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ITF and Youth Skills’ Acquisition

ITF and Youth Skills’ Acquisition


By Leadership Editors

Wednesday, 19 August, 2015

Youth skills’ acquisition was the fulcrum on which the decision by the Federal Government to establish the Industrial Training Fund (ITF) in 1971 revolved. Forty four years after, it has proved to be a formidable adjunct to the series of approaches to usefully engage Nigerian youths in skills acquisition. The intention, as in developed nations, is with a view to boosting industrial growth generally.

Perhaps, in keeping with the spirit of this year’s International Youth Day, The Director-General of the Fund, Dr. (Mrs.) Juliet Chukkas-Onaeko, at an event in Lagos recently, said that she was determined to train youths in various skills as one of the ways to meaningfully impact on youth unemployment in the country.

Already, the Fund as part of efforts to actualise its set target of training two million youths annually, has trained one million in the last one year with the innovative collaboration of the Nigeria Employers Consultative Association (NECA). The focus she said is 100 percent employment.

Through this collaborative effort, 70 per cent of all trainees engaged on the platforms of ITF’s various skill acquisition schemes had been gainfully employed.

Furthermore, with its policy of training 1,000 youths per state in various vocational and technical areas, it has given 74,000 Nigerians employable skills even as about one million benefitted from the overall ITF training projects, in-house and across industries in the last one year.

Most of its training centers also serve as production hubs, with proceeds from the centers given to the trainees as take-off capital upon completing their training.

Before now, ITF was largely known as a perfunctory provider of funds under its skills acquisition programmes. Now, the body, in collaboration with requisite professional training bodies, is providing training for Nigerian youths to ensure that government funds are judiciously spent. However ITF advocates and we agree that the financial institutions should be strengthened to provide support to young entrepreneurs, especially those with skills.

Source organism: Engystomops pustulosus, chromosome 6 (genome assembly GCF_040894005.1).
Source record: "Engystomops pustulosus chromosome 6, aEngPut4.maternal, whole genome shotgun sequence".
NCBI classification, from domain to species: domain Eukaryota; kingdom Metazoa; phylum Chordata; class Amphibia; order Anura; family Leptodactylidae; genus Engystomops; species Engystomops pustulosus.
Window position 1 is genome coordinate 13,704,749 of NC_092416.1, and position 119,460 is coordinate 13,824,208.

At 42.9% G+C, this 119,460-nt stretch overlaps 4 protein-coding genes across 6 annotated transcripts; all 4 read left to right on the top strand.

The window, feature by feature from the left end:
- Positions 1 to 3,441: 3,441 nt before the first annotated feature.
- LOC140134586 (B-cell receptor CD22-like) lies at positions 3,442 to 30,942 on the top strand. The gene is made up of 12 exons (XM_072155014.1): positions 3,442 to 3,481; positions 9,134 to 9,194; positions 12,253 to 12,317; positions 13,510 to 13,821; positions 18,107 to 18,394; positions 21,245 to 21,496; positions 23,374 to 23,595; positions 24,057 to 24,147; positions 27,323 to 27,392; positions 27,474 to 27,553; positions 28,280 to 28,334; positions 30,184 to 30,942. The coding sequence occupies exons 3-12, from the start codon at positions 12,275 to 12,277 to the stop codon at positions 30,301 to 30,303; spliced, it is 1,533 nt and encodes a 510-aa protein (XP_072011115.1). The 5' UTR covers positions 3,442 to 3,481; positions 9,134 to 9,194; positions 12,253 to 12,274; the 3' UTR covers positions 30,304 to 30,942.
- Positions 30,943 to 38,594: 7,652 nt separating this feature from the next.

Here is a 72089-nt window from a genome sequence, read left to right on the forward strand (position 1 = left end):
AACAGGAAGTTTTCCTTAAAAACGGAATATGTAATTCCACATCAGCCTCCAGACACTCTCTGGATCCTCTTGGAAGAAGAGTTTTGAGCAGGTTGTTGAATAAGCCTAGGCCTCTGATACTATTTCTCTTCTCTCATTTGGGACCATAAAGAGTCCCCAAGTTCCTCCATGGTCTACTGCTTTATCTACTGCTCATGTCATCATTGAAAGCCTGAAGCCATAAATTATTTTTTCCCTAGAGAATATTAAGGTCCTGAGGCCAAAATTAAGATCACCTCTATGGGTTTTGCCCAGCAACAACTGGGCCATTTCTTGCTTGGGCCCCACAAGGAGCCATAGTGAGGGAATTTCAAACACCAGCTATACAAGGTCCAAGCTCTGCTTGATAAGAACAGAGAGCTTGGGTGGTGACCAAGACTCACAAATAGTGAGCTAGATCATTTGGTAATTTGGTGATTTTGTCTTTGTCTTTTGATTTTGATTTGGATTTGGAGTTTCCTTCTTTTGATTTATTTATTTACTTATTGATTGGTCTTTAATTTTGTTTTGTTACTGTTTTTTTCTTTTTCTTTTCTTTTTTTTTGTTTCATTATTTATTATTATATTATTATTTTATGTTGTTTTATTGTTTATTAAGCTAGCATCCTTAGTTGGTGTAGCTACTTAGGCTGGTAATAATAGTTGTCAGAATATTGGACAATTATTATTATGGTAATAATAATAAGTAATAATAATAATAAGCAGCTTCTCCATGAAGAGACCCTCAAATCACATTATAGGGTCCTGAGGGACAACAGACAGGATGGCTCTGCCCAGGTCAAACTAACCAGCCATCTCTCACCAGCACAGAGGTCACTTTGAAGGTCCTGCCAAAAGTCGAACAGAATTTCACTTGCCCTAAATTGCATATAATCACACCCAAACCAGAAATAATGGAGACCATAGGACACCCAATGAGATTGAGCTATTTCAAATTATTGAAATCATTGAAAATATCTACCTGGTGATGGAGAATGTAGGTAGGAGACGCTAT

Over the years, Student Industrial Work Experience Scheme (SIWES) programme has become an integral part of training for most students of courses with technical orientation. With some of its perceived inadequacies, there has been calls by stakeholders to make it more efficient and result-oriented.

In response to this, the ITF is currently aligning SIWES with the German Dual Education System because of its conviction that by so doing students’ education and skills will become more relevant to industries.

Already, as a pilot scheme, some trainees were sent as apprentices to the team of the German Dual Vocational Education from Germany and the German Chambers of Commerce and Industry. The first phase of this pilot scheme has been successfully completed.

In our opinion, leadership is important in the affairs of an institution like the ITF with a critical role to play in youth employment. This is based on our understanding that with the right person at the helm of affairs, getting skills development right is a viable way of reducing unemployment in a growing population.


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